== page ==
Typography #101 – 5 Simple Steps for Better Communication

Graphic design is the communication of your message to an audience.

Projects and briefs are often wildly different but at the heart of each is the need to deliver a message. As big an impact as imagery can have, it’s very rare to work on a design project that doesn’t use typography in some form.

Instead of looking at the more technical aspects, this post will consider a few points to keep in mind and consider when designing and working with typography to ensure your message is communicated as effectively as possible.

There are a wealth of great typography articles online, explaining the terminology and details in great depth, (I’d recommend checking out the great article on Design Instruct for background information).


01 – Legibility

To communicate a message successfully, your design must be easily legible. The harder the user has to work to absorb a piece of information the more likely they are to simply switch off from it. A favourite quote of mine summarises this effect:

Good design is invisible, bad design is everywhere

If done well, typography will often not be noticed by the audience, information will be absorbed but there is no struggle to access the information. To keep legibility high, try to remember to:

  • Choose a font size suited to the application - 9pt may look great on a flyer, but is less effective on a billboard!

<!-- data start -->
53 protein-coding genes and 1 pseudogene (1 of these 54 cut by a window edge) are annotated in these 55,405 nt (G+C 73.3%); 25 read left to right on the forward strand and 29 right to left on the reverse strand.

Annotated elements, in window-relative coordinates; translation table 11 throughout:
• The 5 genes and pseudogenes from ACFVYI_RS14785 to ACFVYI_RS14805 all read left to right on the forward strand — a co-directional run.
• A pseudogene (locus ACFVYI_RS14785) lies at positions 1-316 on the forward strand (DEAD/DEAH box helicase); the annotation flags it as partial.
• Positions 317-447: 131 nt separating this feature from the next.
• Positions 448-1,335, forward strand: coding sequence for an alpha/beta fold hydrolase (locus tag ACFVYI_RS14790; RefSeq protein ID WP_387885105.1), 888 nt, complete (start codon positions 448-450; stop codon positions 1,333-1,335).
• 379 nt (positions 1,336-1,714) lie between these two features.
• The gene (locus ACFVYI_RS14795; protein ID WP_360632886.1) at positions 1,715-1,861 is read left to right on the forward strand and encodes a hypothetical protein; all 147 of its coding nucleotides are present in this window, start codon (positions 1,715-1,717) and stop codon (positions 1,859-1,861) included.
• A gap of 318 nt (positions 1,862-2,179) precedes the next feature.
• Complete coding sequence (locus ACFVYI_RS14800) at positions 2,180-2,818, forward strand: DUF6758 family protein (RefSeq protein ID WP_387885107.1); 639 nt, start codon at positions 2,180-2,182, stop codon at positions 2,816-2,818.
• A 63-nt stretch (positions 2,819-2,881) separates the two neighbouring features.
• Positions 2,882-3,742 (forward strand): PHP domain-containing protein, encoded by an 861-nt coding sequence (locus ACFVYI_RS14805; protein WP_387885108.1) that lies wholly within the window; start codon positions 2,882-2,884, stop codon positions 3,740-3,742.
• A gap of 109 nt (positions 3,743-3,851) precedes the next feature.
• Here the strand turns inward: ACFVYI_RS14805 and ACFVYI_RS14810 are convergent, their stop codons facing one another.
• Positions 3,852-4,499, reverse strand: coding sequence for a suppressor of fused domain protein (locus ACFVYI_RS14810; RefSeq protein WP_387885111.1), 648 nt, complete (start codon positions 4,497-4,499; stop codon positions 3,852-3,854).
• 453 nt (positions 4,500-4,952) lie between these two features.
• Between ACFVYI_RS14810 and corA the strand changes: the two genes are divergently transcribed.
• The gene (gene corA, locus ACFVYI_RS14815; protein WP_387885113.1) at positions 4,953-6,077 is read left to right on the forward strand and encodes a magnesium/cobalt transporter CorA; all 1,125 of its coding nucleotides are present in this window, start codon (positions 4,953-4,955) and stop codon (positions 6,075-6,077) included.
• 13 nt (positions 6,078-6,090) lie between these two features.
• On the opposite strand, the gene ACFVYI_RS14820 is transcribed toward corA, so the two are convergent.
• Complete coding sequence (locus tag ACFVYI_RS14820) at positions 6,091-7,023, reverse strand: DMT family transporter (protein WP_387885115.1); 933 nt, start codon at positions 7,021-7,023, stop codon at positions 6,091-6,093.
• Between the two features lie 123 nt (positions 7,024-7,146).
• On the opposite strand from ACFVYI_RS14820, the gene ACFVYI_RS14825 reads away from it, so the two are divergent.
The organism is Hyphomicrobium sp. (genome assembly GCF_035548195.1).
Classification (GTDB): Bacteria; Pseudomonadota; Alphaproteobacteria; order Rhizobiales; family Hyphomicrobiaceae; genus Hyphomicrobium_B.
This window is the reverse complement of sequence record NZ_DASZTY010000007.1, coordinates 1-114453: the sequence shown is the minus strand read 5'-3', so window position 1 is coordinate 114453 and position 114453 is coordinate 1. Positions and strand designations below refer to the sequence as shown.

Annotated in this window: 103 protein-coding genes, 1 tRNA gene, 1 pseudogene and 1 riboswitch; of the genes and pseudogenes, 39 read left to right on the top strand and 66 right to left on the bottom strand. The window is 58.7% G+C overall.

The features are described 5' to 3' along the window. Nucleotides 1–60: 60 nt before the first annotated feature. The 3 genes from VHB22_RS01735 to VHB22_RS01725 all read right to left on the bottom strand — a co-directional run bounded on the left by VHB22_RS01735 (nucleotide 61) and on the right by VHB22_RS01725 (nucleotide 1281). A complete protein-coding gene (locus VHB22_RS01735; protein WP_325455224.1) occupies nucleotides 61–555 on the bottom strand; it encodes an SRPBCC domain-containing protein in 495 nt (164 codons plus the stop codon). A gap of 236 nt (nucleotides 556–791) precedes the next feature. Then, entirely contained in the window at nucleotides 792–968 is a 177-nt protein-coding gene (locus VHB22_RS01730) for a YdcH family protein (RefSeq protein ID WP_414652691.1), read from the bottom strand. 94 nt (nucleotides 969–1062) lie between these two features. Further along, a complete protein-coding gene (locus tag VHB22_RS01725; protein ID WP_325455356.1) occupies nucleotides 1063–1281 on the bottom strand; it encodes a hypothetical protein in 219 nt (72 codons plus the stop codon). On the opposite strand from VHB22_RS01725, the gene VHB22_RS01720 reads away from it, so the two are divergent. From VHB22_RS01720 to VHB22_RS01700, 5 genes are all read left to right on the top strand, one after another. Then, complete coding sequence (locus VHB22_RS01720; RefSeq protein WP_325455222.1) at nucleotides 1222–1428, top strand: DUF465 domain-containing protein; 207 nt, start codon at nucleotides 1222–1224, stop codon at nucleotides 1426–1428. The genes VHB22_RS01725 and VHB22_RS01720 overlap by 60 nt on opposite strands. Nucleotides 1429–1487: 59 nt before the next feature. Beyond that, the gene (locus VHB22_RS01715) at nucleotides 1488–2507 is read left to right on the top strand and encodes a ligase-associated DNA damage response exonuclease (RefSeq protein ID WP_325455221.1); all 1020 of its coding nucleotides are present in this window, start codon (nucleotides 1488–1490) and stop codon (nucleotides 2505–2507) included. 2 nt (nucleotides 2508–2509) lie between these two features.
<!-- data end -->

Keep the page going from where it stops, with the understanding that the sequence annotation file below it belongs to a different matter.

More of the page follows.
• Give it plenty of space to breathe - big blocks of text are off putting and harder to digest
  • Likewise extra wide lengths of text (or the measure as it properly referred to) are just as off-putting - try to keep lines of text to a maximum of 10 words across

It’s also crucial to choose typefaces that are sharp and easy to read, which leads me on to point 2..

 

02 – The Right Typeface for the Job

Not only must your choice of type be set well, you have to make the right choice for the job at hand.

In design typefaces are often split into two categories, display and body:

Display for headings and type set at a larger size – the type used can have a little more character and still be clear.

Body sections on the other hand, will mostly be a lot smaller in type size and a simple, clear typeface will really help keep it easy to read.

That grunge typeface may look great as a call to action on a poster, but will it be as forgiving when you use it for all the text in a corporate brochure?

 

03 – Tone of Voice

Similarly, not only must your choice of typeface be legible it should be sympathetic to the tone of your message. Typefaces can convey a lot of character through their style and design, and this can either help reinforce or detract from your message.

Your choice of typeface should help reinforce your message and the tone of your design, not conflict with it. Many typefaces can be neutral in design and will work harmoniously with your imagery and other elements – popular examples include Helvetica and Univers, that featured heavily in the Swiss typographic movement.

Many designers prefer this neutral style of typeface, Massimo Vignelli is a big advocate as discussed in the brilliant Helvetica documentary (definitely worth adding to your Netflix queue!).

“I don’t think that type should be expressive at all. I can write the word ‘dog’ with any typeface and it doesn’t have to look like a dog. But there are people that [think that] when they write ‘dog’ it should bark.”